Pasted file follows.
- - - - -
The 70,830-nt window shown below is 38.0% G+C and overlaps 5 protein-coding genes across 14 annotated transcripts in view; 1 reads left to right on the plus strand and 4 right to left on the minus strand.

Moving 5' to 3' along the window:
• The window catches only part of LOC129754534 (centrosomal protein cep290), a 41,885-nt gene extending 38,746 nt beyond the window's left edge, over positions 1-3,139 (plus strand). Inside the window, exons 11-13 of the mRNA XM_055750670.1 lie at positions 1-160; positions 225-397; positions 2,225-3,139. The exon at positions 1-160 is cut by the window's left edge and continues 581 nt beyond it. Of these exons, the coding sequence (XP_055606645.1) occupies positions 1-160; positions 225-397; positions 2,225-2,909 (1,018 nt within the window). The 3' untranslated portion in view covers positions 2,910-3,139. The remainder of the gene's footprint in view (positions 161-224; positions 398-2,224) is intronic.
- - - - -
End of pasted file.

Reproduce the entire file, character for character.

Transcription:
The 70,830-nt window shown below is 38.0% G+C and overlaps 5 protein-coding genes across 14 annotated transcripts in view; 1 reads left to right on the plus strand and 4 right to left on the minus strand.

Moving 5' to 3' along the window:
• The window catches only part of LOC129754534 (centrosomal protein cep290), a 41,885-nt gene extending 38,746 nt beyond the window's left edge, over positions 1-3,139 (plus strand). Inside the window, exons 11-13 of the mRNA XM_055750670.1 lie at positions 1-160; positions 225-397; positions 2,225-3,139. The exon at positions 1-160 is cut by the window's left edge and continues 581 nt beyond it. Of these exons, the coding sequence (XP_055606645.1) occupies positions 1-160; positions 225-397; positions 2,225-2,909 (1,018 nt within the window). The 3' untranslated portion in view covers positions 2,910-3,139. The remainder of the gene's footprint in view (positions 161-224; positions 398-2,224) is intronic.